The Swedish Radiation Safety Authority has ruled that the country’s nuclear reactors must be equipped with independent core cooling systems by 2020, taking into account lessons from the 2011 Fukushima disaster.

The ruling has caused concerns among operators of the costs involved. Installing the Fuel exchange at Ringalsnew systems will require additional investment and may mean longer maintenance times, which could drive up Nordic power prices.

“Swedish nuclear power plants will have to install an independent core cooling system if they want to operate longer. There is no final decision yet on its design or the time frame, but we are thinking about 2020 now,” Tomas Jelinek, an official at the Swedish Radiation Safety Authority (SSM), told Reuters. “If power plant operators consider this to be too costly, they might (be able to) run reactors for some time but will have to shut down eventually,” he added.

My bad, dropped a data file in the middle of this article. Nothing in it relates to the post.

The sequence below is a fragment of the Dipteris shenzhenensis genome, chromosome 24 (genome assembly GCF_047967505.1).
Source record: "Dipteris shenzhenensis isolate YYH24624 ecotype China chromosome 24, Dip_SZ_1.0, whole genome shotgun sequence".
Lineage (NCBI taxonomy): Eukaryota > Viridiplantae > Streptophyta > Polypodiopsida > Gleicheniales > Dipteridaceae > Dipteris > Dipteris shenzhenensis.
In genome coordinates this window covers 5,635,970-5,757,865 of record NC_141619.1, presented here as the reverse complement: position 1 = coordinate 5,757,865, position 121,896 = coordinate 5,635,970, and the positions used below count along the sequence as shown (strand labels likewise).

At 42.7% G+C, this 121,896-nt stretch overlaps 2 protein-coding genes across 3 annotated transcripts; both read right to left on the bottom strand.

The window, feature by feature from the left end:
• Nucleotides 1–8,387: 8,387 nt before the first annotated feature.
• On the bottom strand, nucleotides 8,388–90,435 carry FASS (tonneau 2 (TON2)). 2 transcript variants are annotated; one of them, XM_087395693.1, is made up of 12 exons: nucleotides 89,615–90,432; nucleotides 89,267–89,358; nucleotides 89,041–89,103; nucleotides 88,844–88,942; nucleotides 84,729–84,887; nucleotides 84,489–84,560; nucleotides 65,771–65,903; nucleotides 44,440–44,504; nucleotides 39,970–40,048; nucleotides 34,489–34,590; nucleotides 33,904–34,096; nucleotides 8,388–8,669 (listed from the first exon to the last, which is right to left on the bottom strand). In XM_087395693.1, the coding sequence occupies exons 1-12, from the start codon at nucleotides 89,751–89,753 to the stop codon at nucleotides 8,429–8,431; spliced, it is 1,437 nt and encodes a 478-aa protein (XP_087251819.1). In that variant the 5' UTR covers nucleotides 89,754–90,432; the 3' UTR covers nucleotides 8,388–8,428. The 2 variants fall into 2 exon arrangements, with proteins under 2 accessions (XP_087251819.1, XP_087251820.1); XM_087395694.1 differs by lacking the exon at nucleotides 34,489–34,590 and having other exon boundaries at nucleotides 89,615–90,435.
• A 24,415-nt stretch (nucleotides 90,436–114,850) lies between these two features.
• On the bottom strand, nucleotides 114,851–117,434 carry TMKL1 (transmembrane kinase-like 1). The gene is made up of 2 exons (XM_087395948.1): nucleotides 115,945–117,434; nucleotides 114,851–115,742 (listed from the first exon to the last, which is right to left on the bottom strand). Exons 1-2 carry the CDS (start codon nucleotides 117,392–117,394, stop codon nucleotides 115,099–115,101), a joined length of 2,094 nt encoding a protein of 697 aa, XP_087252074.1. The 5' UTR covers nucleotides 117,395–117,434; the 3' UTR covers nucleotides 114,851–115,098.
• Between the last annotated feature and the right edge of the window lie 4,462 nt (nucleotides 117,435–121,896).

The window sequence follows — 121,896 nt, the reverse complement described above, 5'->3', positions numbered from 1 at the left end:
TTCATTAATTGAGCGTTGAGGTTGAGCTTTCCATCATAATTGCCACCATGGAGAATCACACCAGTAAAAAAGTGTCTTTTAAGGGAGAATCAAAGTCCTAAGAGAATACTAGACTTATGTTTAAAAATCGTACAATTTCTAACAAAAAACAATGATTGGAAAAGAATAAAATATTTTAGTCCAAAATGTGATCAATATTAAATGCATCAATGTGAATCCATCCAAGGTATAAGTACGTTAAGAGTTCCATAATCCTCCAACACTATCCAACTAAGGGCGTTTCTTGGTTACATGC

Independent core cooling is activated to direct water into the reactor core if other cooling systems fail to function, which can occur for reasons such as a loss of the external power supply.

The cores of three nuclear reactors at the Fukushima plant melted after a tsunami disabled the power supply and their cooling systems.

Magnus Kryssare, a Vattenfall spokesman, said, “We are focusing on installing the system at five reactors. We might ask for an exemption for Ringhals-1 and Ringhals-2.”

OKG, operator of the Oskarshamn nuclear power plant (which houses Sweden’s oldest reactors) with three reactors, said it was still analysing the regulator’s proposal and planned to present its assessment by May 5.

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